It is not a secret that in the past years the world has turned its attention into the music of the Latin American countries. One country with a vast assortment of complex but catchy rhythms and melodies is Colombia. Carmen Liliana Marulanda, a native of Colombia, was able to create a method book for the clarinet that is, in a way, traditional. Traditional because her method book is progressive in the level of difficulty and covers almost all of the technical aspects in the development of a proper technique for the instrument, such as scales, arpeggios, intervals, chromatic work, articulation, legato, etc. But her artistry consisted in achieving all of this while using, as an inspiration, rhythms and melodic traits of her country of birth.
This kind of method book would be perfect as an initiation into Colombian-Latin American rhythms but also as a correct but enjoyable way of acquiring a great clarinet technique.
The method book comes with play-along accompaniments, so the student can have the wonderful experience of playing the etudes with an accompaniment that is very authentic. Playing along with the recording I even thought that some of the studies could be performed as little “concert-pieces”.
There is nothing more entertaining, enjoyable and rewarding than playing duets with a friend or with your teacher. Playing duets is even better when the material played is enjoyable, fun and yet educational. That is the case of Carmen Marulanda’s Clarinet Duets I & II. In each one of these duets, Carmen addresses a very important aspect of the clarinet technique while acquainting the student with some of the most popular Latin-American harmonies and rhythms. Both parts are different but equally challenging so I recommend the practice and performance of both parts.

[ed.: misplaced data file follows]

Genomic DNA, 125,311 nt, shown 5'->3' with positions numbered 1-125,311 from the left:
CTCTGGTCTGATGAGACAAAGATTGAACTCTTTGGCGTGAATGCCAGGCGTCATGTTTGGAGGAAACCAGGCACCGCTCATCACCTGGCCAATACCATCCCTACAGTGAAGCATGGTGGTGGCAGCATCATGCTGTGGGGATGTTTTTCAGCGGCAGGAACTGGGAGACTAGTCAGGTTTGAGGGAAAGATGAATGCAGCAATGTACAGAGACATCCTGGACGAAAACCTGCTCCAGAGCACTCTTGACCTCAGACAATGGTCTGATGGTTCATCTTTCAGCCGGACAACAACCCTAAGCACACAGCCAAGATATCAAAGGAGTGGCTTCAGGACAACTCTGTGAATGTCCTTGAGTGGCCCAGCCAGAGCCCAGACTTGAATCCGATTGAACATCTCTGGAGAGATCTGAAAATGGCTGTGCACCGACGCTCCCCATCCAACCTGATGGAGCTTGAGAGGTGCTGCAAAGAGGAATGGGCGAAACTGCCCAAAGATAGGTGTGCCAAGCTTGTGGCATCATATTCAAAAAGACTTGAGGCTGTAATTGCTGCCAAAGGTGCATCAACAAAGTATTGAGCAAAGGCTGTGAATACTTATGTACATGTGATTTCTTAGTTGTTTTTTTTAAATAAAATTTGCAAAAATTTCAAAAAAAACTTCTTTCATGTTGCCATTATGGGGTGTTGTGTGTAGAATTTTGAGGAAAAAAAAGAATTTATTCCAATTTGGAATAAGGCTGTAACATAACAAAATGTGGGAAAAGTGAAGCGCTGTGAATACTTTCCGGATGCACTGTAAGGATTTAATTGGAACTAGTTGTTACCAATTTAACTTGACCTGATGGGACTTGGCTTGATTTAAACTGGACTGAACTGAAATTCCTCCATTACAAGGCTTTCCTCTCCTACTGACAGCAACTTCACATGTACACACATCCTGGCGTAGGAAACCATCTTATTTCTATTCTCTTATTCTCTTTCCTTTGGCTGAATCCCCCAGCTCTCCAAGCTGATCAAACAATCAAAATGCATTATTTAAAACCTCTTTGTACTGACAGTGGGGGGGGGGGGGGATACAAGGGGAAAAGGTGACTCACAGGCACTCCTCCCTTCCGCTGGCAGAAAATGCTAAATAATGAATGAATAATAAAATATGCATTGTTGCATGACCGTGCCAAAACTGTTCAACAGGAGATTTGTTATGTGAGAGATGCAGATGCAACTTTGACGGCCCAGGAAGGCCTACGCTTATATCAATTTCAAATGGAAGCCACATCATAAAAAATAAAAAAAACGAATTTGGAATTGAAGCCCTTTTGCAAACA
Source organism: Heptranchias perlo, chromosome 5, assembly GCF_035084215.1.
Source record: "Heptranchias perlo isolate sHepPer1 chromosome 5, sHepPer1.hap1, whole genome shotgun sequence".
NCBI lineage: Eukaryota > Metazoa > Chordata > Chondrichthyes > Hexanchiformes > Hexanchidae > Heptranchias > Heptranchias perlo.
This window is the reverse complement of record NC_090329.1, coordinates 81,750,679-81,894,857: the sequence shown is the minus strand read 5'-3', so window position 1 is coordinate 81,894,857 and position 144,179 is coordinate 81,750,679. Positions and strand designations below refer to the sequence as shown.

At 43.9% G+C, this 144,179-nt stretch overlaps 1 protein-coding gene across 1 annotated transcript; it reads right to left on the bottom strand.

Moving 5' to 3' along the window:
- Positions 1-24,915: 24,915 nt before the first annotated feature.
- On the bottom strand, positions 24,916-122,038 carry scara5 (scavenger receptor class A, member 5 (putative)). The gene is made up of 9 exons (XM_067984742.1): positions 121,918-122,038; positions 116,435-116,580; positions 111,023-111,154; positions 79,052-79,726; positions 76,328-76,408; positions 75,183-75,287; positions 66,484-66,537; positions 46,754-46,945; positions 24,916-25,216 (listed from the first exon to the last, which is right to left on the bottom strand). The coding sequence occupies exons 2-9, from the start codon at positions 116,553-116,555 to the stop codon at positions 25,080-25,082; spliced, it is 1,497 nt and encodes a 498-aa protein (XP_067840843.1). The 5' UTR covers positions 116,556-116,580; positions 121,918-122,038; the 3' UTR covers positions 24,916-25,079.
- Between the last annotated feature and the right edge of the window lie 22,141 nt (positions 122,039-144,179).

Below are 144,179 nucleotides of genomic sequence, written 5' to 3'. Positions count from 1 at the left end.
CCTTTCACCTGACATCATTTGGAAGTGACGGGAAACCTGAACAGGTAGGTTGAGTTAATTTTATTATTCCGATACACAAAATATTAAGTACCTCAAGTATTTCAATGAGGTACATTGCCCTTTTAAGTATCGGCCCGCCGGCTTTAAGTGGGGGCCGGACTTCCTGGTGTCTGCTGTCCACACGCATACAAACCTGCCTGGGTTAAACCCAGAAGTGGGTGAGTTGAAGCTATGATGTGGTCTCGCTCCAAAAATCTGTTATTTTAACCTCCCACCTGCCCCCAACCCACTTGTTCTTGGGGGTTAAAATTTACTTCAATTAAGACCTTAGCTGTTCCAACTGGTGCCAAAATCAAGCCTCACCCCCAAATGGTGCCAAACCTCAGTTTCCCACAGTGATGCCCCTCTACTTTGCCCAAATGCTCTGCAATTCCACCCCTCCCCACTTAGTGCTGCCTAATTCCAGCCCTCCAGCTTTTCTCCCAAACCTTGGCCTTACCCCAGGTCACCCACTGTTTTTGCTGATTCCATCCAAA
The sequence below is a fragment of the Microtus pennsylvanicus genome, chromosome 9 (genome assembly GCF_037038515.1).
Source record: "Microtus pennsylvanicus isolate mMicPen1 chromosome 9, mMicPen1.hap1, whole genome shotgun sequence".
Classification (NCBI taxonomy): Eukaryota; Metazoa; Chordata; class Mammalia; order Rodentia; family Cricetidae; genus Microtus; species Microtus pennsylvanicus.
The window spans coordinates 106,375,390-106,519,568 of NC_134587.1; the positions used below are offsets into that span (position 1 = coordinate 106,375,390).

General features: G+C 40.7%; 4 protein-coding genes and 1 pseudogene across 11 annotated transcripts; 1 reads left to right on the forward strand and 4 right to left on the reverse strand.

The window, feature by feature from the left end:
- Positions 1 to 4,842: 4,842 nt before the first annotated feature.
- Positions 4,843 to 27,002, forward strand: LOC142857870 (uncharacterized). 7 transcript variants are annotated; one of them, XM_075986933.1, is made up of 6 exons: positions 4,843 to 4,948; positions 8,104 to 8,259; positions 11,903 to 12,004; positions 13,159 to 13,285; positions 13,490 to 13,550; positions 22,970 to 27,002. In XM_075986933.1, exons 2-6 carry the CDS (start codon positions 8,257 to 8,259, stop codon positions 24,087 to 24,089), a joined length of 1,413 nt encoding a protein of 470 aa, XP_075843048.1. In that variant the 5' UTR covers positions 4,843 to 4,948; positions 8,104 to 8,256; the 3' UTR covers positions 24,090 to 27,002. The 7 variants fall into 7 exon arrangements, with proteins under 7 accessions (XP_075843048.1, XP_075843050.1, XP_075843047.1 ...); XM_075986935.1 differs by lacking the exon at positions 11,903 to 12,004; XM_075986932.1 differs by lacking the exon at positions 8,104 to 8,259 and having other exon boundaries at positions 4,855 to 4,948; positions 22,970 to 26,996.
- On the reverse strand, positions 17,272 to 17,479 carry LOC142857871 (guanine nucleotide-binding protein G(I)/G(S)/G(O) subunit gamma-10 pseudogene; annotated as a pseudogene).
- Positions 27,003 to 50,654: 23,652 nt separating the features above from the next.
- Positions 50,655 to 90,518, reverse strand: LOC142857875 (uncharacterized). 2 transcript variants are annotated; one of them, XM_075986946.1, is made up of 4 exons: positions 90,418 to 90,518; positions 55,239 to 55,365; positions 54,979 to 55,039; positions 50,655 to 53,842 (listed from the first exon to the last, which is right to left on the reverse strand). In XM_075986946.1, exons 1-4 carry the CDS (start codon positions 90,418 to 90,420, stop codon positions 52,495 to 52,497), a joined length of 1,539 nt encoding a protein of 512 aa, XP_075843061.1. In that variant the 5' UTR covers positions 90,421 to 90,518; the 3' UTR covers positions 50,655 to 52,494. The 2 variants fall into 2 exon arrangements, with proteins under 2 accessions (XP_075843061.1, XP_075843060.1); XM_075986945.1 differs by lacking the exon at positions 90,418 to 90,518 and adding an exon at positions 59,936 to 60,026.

Because of the way these duets have being composed; I do not doubt that they could be performed as little concert-pieces.
Clarinet and Chamber Music Professor at Longy School of Music of Bard College
Former Principal Clarinet of the Simon Bolivar Orchestra and the Caracas Clarinet Quartet
Rico, Clarinetclassics, Rossi and Gao Artist
Carmen Liliana Marulanda has put together a delightful and vivacious book of Colombian melodies and dances, providing a rich source for all flutists – especially those of us on the lookout for new adventures in music.
What an exciting way to practice the flute! This collection of original pieces by Colombian flutist Carmen Liliana Marulanda is charming, educational and so much fun to play. The progressive pieces are an excellent tool for flute students, alone or with the guidance of a teacher, to reinforce fundamentals like scales, arpeggios, and especially rhythm, while playing along with the beautifully-performed, authentic Colombian accompaniment. I highly recommend these books for all flutists to get a taste of musical styles from another part of the world!